Jude 20,21—But you, dear friends, as you build yourselves up in your most holy faith and pray in the Holy Spirit, keep yourselves in the love of God, expecting the mercy of our Lord Jesus Christ for eternal life.
How do you build yourselves up in faith when you feel spiritually dry? How do you pray in the Holy Spirit when it feels like everything coming off your tongue goes no further than the ceiling? How do you keep yourselves in the love of God when His presence seems hidden and His favor removed? How do you expect mercy when you feel undeserving? Can you relate to these questions? There are plenty of God’s children who if asked, would raise their hands and confess that they are battling spiritual drought and it is discouraging.
I had a conversation with a friend who shared that he spent eleven years as a missionary feeling trapped in a desert devoid of God’s presence. He came out of that stagnant season and has a vibrant walk with God but he could not explain why God led him through those years of dryness.
Colen, shared with me about a time where he too endured a period of drought. One day in the midst of staleness, he called a soldier to see how he was doing. It just so happened that this soldier answered his cell phone at 2:00 a.m. in Kuwait. Colen did not realize he had deployed from the U.S. When he asked his friend why he answered the phone when he should have been asleep the young man shared that he was going through a spiritual time of dryness and he really needed prayer and encouragement. Colen said that after praying with his friend and pouring into his life, he came out of his own desert. Helping someone else in similar circumstances revived him.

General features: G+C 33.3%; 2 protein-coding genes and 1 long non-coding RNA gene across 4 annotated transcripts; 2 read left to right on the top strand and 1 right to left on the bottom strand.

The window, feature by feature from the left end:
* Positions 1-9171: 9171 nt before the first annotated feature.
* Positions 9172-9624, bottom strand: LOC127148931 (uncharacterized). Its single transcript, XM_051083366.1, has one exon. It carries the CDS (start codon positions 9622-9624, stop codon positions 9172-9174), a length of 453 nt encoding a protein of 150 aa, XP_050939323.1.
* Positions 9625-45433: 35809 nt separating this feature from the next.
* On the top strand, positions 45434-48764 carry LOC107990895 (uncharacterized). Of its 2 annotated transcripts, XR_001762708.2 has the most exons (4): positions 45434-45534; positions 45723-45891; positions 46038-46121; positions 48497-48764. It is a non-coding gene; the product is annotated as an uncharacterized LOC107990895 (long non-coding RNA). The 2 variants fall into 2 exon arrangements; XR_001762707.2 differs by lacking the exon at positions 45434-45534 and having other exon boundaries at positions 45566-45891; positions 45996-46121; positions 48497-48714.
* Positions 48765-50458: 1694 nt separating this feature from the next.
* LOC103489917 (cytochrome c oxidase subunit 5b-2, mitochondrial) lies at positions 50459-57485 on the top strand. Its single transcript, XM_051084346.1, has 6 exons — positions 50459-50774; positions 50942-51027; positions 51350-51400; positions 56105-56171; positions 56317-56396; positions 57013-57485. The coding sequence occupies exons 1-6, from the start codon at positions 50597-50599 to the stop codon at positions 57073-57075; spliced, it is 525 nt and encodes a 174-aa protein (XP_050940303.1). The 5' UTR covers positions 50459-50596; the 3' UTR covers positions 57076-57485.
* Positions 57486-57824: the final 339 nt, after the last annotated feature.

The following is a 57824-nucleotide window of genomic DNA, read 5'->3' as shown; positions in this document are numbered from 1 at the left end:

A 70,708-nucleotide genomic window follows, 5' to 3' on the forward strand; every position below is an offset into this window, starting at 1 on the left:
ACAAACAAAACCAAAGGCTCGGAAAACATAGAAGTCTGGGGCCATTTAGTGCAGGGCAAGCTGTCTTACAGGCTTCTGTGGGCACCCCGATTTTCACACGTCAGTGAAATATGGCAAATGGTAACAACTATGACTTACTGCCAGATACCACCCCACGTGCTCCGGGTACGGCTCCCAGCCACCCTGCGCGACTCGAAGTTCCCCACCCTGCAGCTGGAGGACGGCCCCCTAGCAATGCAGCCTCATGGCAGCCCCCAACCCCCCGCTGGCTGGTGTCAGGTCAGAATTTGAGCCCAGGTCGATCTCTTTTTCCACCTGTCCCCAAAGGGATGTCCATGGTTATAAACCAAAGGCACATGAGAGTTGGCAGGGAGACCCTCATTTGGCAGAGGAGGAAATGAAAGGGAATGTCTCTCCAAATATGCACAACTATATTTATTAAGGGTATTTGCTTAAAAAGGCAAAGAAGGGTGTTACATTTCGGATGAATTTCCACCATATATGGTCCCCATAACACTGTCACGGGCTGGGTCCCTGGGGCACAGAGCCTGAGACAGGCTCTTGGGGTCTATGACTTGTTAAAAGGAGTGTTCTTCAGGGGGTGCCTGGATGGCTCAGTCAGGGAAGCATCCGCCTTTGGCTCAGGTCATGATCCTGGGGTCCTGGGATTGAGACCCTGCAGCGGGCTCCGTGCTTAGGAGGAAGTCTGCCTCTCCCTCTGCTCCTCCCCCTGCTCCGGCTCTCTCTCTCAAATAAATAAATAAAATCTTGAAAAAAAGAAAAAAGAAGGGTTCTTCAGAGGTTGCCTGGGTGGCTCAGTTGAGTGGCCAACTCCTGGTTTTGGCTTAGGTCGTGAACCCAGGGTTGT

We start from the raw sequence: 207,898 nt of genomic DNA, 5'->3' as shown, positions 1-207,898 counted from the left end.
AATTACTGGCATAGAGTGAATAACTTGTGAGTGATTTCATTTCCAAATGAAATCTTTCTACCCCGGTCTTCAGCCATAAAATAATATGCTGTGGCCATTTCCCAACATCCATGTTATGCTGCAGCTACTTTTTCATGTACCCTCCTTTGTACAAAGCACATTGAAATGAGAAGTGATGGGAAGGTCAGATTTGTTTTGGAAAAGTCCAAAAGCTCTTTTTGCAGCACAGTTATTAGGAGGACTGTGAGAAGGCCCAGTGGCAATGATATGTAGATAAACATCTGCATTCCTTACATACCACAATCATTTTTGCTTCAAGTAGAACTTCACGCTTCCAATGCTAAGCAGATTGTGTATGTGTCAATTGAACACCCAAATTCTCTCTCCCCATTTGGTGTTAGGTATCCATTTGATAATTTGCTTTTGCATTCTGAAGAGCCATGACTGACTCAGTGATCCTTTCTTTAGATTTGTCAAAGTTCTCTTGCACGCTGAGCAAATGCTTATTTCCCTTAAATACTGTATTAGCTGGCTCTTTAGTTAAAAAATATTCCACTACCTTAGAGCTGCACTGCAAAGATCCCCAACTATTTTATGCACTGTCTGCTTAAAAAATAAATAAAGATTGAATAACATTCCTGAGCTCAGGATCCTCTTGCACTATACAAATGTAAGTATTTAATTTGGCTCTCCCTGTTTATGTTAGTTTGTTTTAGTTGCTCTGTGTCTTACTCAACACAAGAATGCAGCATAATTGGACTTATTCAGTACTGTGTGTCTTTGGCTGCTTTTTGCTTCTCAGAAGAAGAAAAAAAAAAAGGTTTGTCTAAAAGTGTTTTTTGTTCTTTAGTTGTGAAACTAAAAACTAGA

It is interesting to me what the Bible often doesn’t say. For example, Jude does not write, “as you build yourselves up in your most holy faith and pray in the Holy Spirityou will be happy, blessed and full of vibrant life.” Jude does not explain how we keep ourselves in the love of God. Nor does he mention what could cause his readers to feel unworthy or doubt they would receive Christ’s mercy. What he does write is: “Have mercy on those who doubt; save others by snatching them from the fire; have mercy on others but with fear, hating even the garment defiled by the flesh” (vs. 22,23). In essence, we may be in the midst of spiritual drought but we minister to people regardless.
Sometimes I think we get so caught up in our feelings and perceived deprivations that we lose sight of God’s action verbs: build, pray, keep and expect. If you are in a drought, be like Colen; reach out and minister to someone else. You might be amazed at what happens. Remember that to be a disciple is to follow after Christ not because it feeds our appetite or makes us feel loved, but because this is what God asks of us. Tell Him about your dryness and then build, pray, keep and expect. Something to think about . . . in reveration.
We have to battle through our moods into absolute devotion to the Lord Jesus, to get out of the hole-and-corner business of our experience into abandoned devotion to Him.—Oswald Chambers in My Utmost For His Highest
©2015 Daniel York ARR. Reveration is the weekly devotional ministry of First Cause. If you would like to receive these devotionals go to www.firstcause.org and click on the “Click here to receive weekly devotionals” box. Unlimited permission to copy this devotional without altering text or profiteering is allowed subject to inclusion of this copyright notice.
Ecclesiastes 12:10-The Teacher sought to find delightful sayings and to accurately write words of truth. (Holman CSB)